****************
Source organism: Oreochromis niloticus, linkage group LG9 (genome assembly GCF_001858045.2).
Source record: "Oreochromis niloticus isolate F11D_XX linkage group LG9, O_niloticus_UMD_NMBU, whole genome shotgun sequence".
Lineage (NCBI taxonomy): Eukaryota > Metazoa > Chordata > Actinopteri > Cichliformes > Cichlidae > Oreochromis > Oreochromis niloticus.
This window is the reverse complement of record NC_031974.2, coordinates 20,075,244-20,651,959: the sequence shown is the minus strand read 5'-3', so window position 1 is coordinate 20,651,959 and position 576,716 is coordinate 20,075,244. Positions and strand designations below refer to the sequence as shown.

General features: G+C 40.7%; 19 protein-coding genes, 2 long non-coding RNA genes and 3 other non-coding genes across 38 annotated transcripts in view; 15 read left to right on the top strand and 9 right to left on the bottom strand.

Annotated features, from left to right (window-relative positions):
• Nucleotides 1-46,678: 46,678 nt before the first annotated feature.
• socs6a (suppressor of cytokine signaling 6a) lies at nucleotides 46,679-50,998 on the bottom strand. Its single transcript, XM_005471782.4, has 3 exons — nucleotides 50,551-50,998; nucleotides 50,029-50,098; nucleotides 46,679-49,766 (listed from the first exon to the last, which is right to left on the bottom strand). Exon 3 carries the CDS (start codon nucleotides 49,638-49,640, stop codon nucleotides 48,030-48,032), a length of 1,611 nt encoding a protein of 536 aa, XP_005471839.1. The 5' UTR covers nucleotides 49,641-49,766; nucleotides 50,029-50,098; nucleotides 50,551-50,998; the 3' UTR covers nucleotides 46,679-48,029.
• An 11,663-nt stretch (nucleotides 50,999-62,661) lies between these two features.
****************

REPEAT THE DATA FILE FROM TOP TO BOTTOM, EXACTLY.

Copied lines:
Source organism: Oreochromis niloticus, linkage group LG9 (genome assembly GCF_001858045.2).
Source record: "Oreochromis niloticus isolate F11D_XX linkage group LG9, O_niloticus_UMD_NMBU, whole genome shotgun sequence".
Lineage (NCBI taxonomy): Eukaryota > Metazoa > Chordata > Actinopteri > Cichliformes > Cichlidae > Oreochromis > Oreochromis niloticus.
This window is the reverse complement of record NC_031974.2, coordinates 20,075,244-20,651,959: the sequence shown is the minus strand read 5'-3', so window position 1 is coordinate 20,651,959 and position 576,716 is coordinate 20,075,244. Positions and strand designations below refer to the sequence as shown.

General features: G+C 40.7%; 19 protein-coding genes, 2 long non-coding RNA genes and 3 other non-coding genes across 38 annotated transcripts in view; 15 read left to right on the top strand and 9 right to left on the bottom strand.

Annotated features, from left to right (window-relative positions):
• Nucleotides 1-46,678: 46,678 nt before the first annotated feature.
• socs6a (suppressor of cytokine signaling 6a) lies at nucleotides 46,679-50,998 on the bottom strand. Its single transcript, XM_005471782.4, has 3 exons — nucleotides 50,551-50,998; nucleotides 50,029-50,098; nucleotides 46,679-49,766 (listed from the first exon to the last, which is right to left on the bottom strand). Exon 3 carries the CDS (start codon nucleotides 49,638-49,640, stop codon nucleotides 48,030-48,032), a length of 1,611 nt encoding a protein of 536 aa, XP_005471839.1. The 5' UTR covers nucleotides 49,641-49,766; nucleotides 50,029-50,098; nucleotides 50,551-50,998; the 3' UTR covers nucleotides 46,679-48,029.
• An 11,663-nt stretch (nucleotides 50,999-62,661) lies between these two features.